He invited us back to bring student groups and offered to put together any research materials we might need to use on a future project or artist. He showed Mr. Bennett and I an original survey of the Grand Canyon, made before photography was available, illustrated with stunning intricate line drawings. I found this part of our visit especially meaningful, surrounded by hundreds of art documents and books beautifully bound in leather and carefully preserved. There is a rich musky scent and feel to a quiet wood paneled room filled with journals and old books that just can’t be duplicated.
As the tour wound through the museum, they made several stops, taking in and writing about a diverse group of artworks, one of which is a newly acquired piece by George Bellows, with a surprising vivid color that was unexpected.
We also stopped at the classic Dash for the Timber, hands down my favorite of the western art in Amon Carter’s collection.
It was a memorable trip, made comfortable and meaningful by the Museum Educators. A special thanks to those Educators, I don’t have all their names. But to Erin Long and Bridget Thomas and all the others, thank you so much. We felt very welcome.
It has been unusually warm here in north Texas. I’m not complaining mind you but I’m craving a little Christmas weather.
The kind of weather where a pot of chili with cornbread takes the chill off your bones. The kind of weather that makes cider and hot chocolate taste good. Sweater weather. So time for a little snow artwork.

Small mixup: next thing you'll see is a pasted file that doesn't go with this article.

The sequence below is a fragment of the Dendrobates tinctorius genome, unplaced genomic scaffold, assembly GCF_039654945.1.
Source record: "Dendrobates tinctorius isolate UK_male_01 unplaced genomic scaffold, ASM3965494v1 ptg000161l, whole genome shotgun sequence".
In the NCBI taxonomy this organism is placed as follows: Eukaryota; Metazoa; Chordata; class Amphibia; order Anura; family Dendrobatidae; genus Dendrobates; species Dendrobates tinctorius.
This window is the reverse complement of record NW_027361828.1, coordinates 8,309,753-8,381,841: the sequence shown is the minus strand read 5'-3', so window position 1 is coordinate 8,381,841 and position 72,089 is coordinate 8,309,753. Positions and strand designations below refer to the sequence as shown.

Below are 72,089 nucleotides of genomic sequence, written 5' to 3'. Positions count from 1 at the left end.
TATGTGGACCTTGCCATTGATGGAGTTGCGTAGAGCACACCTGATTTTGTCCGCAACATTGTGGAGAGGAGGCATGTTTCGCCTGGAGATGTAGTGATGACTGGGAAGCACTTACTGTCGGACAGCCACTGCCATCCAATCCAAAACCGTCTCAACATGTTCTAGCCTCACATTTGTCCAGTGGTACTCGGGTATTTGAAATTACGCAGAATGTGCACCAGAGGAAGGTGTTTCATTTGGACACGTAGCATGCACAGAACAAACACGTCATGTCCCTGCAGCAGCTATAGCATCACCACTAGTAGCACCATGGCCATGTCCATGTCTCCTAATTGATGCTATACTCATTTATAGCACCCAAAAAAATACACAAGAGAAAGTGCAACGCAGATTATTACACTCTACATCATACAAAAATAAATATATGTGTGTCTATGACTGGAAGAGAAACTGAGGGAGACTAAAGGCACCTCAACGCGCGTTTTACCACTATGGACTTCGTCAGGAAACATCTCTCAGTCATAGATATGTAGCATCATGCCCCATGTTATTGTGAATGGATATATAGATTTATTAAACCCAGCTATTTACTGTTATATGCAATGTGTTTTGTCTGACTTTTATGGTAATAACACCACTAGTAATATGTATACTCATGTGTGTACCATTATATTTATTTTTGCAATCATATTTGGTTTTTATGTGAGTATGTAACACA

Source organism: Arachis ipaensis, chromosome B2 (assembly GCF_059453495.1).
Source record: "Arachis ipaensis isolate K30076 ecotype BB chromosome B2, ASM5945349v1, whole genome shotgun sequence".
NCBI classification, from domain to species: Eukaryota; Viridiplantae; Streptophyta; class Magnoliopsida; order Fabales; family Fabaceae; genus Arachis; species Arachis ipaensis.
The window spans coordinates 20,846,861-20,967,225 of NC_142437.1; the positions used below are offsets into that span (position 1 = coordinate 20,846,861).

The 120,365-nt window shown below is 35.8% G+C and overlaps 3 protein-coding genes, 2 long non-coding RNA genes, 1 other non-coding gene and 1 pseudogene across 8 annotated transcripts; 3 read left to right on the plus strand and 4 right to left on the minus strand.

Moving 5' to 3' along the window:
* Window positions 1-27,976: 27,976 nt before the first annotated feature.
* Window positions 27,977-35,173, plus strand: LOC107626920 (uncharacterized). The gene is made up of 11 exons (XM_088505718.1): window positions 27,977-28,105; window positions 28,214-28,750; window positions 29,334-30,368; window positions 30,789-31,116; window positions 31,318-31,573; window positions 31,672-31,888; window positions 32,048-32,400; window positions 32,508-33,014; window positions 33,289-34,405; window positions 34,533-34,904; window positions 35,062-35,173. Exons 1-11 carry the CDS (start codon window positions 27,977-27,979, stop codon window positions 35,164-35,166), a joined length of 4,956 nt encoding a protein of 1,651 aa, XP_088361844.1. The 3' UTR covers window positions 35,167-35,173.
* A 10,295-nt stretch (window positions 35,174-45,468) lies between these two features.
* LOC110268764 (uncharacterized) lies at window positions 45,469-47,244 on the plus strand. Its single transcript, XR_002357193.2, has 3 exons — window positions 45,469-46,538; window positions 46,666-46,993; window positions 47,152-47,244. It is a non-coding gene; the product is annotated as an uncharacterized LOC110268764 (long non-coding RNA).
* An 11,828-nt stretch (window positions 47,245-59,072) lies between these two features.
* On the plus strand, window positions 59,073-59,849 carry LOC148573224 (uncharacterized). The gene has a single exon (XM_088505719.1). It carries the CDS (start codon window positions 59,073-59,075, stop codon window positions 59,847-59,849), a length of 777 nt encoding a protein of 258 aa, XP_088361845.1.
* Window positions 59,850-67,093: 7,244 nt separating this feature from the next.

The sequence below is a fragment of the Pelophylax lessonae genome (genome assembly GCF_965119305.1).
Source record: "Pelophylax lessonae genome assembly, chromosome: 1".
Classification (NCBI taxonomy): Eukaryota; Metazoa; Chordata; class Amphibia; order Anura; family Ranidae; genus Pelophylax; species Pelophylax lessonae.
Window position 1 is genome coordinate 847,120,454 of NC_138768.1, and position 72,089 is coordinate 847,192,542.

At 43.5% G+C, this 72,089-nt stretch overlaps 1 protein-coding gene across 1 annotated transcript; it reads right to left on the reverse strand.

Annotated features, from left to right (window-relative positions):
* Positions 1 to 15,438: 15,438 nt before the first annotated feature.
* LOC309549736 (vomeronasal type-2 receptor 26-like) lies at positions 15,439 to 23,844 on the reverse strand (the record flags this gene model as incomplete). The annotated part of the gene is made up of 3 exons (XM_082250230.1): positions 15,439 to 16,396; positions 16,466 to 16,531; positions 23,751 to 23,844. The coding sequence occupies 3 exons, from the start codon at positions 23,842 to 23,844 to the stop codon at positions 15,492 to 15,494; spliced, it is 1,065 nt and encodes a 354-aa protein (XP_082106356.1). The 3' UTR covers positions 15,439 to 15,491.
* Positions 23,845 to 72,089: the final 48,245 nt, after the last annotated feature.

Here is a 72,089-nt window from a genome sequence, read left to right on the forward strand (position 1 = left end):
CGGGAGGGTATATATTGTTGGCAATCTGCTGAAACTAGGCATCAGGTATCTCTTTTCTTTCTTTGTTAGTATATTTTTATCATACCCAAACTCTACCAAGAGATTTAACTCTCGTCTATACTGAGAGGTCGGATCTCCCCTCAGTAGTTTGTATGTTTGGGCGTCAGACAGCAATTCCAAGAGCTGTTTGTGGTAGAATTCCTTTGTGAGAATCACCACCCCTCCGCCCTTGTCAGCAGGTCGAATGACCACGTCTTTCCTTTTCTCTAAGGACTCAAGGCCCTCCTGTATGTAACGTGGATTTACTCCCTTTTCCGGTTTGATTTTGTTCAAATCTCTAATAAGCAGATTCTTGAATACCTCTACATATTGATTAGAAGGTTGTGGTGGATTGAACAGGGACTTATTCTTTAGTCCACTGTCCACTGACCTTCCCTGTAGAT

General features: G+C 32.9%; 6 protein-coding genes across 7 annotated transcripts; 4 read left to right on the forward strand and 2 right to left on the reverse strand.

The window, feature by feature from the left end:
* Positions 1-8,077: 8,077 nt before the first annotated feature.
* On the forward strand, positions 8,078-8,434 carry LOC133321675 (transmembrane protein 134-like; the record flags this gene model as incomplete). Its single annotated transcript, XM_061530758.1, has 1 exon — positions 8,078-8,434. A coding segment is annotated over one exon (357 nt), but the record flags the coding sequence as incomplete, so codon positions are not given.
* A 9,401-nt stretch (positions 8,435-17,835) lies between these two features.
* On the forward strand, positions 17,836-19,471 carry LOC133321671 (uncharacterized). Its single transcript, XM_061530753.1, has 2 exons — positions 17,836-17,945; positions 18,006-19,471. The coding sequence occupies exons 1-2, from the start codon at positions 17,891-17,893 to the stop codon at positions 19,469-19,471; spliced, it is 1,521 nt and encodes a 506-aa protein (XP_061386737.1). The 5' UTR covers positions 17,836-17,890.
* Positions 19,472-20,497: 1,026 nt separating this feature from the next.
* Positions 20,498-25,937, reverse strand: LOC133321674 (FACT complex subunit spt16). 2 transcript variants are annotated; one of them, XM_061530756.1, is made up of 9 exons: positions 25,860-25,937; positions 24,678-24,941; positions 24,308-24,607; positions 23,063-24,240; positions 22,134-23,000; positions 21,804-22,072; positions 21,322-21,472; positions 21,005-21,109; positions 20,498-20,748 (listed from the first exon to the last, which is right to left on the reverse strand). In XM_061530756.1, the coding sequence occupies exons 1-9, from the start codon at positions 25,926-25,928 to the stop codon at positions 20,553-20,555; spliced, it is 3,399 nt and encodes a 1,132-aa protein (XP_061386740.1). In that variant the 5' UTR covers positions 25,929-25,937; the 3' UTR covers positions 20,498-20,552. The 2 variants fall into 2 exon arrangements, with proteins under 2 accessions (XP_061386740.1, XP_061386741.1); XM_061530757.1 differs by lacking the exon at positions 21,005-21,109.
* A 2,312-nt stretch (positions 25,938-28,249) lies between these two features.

My good friend Billie Slater used to bring her Cadets into the building singing…”Pray for snow….pray for snow….” in their best Native American chant rhythm. Well I’m not quite up to that vocally, so we are making snowflakes. Big 3-D snowflakes. I found a very clear tutorial here on the wonderful blog, One Less Headache. Add good instructions plus a sprinkling of science and math and voila, 3-D snowflakes.
I have my winter board done too for a little extra snow mojo.
Let’s get this straight…..not sleet…not ice..I want snow, the big fluffy kind you make snow ice cream with.
We were doing a very serious painting this week in sixth grade art class. Very serious. Chinese brush painting.
I meticulously set up the atmosphere for ethereal ink paintings of bamboo to appear. With wood flute meditation music playing softly in the background, I taught my small class of sixth graders proper brush technique. I broke down the steps to painting the bamboo stem, joints, branches and leaves. We even had real bamboo brushes, tiny wells of black India ink and bamboo pens for details.
In my best Mr. Miyagi imitation I cautioned, “Teacher say, student do.” The room was hushed as they concentrated.
Then from the left side of the room an unexpected arm jostle caused drops of ink to fly and brought this exclamation from one of my students. “Awww,you guys made me ink!” Perfect imitation of the small octopus on Finding Nemo.
I have not laughed that hard in days. Of course we had to look up the clip on YouTube. The entire class left my room intoning “Awww,you guys made me ink!” Not exactly the cultural experience I had planned, but some of the best art comes from the unexpected.